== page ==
I'm hopeful at the moment, and I'm pleased they're looking at this, but my hope doesn't come mostly from this hypothesis.

This hypothesis seems like looking for your lost wallet in your pockets. It's a good spot to start looking because it's easy to check and if you're right it provides an easy solution. But it doesn't mean it's certain to be where you find it.

My hope comes more from the fact we're now looking for the metaphorical wallet in lots of places at once. No one scientist is very likely to find the answers, but the more of them we have and the more money they have to use, the higher the chance someone will come across something important.
 
Messages
3,299
Likes
4,086
Location
Vermont, school in Western MA
I'm not certain what Ron is referring to when he calls it a "circuit". If it's some kind of mitochondrial trap or circuit. From the research I've done, dysfunctional mitochondria can cause high levels of oxidative stress AND even immune system activation.

Which could cause a whole host of problems. That could explain, not all but many symptoms.

http://www.eurekaselect.com/118208/article

ETA-


Jim
I think CFS is more likely to involve "reductive stress" than "oxidative stress"
 

raghav

Senior Member
Messages
789
Likes
1,801
Location
India
Can they try disrupting this control circuit in lab animals and see whether CFS sets in them and then resetting this control circuit back and see whether the animal returns to normal. This has two benefits. 1) they have lab animal model for cfs and 2) they can confirm that the hypothesis works. I hope they too are thinking along these lines.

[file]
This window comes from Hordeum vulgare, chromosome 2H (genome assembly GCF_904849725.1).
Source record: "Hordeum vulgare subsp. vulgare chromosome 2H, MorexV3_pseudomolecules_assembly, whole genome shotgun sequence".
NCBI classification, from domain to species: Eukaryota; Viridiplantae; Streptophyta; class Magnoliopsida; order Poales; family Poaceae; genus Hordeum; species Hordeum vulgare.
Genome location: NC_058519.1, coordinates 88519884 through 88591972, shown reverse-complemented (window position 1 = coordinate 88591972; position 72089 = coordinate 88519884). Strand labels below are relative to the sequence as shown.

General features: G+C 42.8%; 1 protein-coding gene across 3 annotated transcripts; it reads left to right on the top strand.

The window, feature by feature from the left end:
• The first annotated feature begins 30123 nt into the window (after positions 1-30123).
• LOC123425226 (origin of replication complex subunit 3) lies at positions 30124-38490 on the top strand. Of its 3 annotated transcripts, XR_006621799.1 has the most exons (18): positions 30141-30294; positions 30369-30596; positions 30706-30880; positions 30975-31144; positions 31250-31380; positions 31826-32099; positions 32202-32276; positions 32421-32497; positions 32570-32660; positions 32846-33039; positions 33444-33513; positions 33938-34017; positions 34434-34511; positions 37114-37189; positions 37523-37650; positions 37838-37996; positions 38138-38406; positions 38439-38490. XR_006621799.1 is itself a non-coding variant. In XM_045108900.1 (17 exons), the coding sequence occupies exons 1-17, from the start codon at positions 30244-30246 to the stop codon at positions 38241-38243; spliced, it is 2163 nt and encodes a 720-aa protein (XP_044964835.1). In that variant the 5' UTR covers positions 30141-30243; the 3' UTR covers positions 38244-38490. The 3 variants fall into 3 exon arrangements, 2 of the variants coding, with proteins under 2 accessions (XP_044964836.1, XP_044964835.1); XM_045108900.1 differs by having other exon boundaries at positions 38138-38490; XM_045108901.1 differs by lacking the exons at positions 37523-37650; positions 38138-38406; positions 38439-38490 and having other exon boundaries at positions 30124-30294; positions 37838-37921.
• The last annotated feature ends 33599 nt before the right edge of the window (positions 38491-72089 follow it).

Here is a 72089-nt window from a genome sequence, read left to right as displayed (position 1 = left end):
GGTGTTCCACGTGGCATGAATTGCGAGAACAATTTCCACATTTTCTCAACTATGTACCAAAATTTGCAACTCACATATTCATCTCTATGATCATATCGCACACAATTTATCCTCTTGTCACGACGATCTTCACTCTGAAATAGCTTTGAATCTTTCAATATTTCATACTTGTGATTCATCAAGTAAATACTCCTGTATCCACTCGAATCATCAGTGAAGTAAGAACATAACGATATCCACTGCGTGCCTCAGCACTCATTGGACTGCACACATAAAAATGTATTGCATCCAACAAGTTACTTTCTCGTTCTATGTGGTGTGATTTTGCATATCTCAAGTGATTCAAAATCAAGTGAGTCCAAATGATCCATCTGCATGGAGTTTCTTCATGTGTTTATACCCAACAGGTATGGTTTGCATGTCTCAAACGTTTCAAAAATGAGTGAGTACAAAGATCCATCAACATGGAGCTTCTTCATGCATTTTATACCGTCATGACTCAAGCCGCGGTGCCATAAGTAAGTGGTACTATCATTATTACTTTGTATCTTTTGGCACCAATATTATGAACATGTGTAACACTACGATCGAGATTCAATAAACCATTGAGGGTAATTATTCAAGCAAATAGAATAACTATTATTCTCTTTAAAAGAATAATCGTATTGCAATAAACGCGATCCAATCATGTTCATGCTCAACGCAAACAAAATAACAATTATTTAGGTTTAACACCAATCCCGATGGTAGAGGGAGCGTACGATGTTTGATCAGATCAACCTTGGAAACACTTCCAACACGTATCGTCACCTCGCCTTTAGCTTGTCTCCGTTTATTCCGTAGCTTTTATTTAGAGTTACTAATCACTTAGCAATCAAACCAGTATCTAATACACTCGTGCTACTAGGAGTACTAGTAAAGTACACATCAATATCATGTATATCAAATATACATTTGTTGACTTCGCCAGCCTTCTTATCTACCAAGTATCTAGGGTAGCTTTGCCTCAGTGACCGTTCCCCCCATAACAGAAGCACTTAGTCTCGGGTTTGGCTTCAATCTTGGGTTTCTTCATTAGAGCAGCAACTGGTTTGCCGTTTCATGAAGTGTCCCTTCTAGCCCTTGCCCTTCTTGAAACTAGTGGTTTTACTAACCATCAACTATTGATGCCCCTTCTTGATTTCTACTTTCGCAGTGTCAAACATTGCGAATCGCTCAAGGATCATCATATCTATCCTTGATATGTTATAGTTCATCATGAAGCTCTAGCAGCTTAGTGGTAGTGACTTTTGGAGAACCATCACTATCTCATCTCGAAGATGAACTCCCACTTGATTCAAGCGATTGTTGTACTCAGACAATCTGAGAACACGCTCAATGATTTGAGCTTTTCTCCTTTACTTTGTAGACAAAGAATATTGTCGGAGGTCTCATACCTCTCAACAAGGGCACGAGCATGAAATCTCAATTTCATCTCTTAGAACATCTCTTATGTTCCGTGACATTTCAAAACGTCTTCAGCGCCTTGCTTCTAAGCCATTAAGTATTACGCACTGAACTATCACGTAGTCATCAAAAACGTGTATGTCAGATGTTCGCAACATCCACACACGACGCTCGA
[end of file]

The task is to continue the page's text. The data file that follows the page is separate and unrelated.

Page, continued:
Messages
1,505
Likes
7,669
Can they try disrupting this control circuit in lab animals and see whether CFS sets in them and then resetting this control circuit back and see whether the animal returns to normal. This has two benefits. 1) they have lab animal model for cfs and 2) they can confirm that the hypothesis works. I hope they too are thinking along these lines.
I think they are doing it in cells first, using patients white blood cells.

Taking it from there all the way to human trials would be a big leap though. Animal trials make sense but I believe they are hard to do - expensive, cumbersome, need ethical approval and results dont' necessarily apply...

How they'd bridge from work in cells to treating patients is a good question. I guess a small pilot trial?
 

Neunistiva

Senior Member
Messages
434
Likes
2,217
Can they try disrupting this control circuit in lab animals and see whether CFS sets in them and then resetting this control circuit back and see whether the animal returns to normal. This has two benefits. 1) they have lab animal model for cfs and 2) they can confirm that the hypothesis works. I hope they too are thinking along these lines.
They can hardly diagnose ME/CFS in humans who can explain their experience in great detail, I have no idea how we would ask rats and mice if they feel like they crashed.